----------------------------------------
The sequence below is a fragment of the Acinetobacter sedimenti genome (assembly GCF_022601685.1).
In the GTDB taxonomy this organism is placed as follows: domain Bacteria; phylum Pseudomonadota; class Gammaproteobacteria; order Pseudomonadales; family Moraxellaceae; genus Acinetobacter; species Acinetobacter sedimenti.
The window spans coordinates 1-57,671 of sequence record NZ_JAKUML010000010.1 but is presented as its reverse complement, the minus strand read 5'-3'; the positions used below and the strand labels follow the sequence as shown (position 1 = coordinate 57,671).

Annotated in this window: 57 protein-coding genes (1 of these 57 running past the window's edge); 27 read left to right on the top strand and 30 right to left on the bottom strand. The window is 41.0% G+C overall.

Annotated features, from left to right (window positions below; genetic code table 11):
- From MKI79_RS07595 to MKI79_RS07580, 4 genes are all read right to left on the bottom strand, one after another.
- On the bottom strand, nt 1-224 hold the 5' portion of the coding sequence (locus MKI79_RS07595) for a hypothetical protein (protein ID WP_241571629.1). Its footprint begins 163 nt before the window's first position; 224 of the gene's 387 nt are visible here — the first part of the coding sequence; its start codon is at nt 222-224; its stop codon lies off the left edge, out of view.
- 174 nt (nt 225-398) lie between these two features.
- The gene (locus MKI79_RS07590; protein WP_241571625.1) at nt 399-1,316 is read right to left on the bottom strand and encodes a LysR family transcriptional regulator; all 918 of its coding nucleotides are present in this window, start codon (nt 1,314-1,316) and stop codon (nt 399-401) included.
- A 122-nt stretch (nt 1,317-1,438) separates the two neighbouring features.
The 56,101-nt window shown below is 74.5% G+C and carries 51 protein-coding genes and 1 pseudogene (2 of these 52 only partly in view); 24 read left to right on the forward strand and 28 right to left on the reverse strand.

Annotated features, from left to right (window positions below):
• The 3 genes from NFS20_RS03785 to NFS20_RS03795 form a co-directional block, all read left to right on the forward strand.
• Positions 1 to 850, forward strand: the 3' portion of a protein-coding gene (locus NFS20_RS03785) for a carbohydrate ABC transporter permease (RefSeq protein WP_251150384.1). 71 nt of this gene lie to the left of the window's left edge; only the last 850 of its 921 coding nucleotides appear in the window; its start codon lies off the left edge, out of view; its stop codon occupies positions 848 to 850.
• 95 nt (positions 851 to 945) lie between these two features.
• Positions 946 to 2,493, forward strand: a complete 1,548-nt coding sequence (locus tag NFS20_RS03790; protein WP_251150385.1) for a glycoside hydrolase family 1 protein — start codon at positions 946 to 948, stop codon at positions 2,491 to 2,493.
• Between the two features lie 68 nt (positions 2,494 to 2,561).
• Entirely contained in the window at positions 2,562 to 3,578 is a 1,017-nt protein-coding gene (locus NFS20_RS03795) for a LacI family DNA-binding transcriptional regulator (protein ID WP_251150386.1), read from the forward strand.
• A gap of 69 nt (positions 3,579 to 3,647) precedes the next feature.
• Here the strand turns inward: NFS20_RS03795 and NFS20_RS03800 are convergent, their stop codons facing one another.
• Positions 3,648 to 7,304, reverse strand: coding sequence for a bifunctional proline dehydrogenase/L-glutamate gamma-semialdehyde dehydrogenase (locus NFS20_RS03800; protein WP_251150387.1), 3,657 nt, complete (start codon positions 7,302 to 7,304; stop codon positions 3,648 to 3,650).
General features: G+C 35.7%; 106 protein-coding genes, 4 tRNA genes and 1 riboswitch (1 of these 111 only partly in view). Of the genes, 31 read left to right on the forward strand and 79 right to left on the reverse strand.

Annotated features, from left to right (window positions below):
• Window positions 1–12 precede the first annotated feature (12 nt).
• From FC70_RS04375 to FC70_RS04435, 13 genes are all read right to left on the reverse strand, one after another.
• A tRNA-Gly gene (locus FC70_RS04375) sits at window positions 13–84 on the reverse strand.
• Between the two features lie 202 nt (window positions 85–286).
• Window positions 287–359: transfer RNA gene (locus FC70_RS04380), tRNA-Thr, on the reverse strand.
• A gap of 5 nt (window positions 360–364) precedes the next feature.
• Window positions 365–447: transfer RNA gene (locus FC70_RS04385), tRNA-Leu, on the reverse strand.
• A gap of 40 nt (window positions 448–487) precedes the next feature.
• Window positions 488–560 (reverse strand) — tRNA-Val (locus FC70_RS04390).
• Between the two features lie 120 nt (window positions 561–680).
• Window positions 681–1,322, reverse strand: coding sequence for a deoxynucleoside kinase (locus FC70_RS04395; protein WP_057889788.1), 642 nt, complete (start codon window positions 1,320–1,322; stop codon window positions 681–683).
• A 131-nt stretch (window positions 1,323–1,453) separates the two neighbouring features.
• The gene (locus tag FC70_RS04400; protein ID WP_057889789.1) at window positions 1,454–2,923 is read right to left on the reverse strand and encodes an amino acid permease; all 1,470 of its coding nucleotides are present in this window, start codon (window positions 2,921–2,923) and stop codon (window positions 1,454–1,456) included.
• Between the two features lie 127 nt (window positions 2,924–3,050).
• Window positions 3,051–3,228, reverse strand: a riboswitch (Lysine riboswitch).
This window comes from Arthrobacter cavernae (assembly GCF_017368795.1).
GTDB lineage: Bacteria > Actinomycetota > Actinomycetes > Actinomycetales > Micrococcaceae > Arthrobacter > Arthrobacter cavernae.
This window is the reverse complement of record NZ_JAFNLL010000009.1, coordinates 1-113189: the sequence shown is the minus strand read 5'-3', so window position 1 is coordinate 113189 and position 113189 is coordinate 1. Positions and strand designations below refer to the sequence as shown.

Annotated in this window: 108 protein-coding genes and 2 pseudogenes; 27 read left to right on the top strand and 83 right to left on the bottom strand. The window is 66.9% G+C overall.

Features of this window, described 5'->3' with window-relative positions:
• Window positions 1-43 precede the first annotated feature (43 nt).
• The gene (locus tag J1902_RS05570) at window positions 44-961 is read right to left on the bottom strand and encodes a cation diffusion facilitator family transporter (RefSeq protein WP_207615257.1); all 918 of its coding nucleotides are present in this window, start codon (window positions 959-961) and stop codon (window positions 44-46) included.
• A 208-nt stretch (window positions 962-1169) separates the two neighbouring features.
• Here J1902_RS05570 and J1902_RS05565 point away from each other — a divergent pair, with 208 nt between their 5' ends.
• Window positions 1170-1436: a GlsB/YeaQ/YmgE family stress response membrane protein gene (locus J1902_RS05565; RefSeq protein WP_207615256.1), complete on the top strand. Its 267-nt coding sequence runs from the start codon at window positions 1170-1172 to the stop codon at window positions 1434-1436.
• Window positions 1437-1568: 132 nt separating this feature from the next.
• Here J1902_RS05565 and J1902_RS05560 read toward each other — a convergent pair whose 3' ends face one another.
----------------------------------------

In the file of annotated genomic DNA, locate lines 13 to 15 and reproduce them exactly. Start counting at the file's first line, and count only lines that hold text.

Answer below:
• The 3 genes from NFS20_RS03785 to NFS20_RS03795 form a co-directional block, all read left to right on the forward strand.
• Positions 1 to 850, forward strand: the 3' portion of a protein-coding gene (locus NFS20_RS03785) for a carbohydrate ABC transporter permease (RefSeq protein WP_251150384.1). 71 nt of this gene lie to the left of the window's left edge; only the last 850 of its 921 coding nucleotides appear in the window; its start codon lies off the left edge, out of view; its stop codon occupies positions 848 to 850.
• 95 nt (positions 851 to 945) lie between these two features.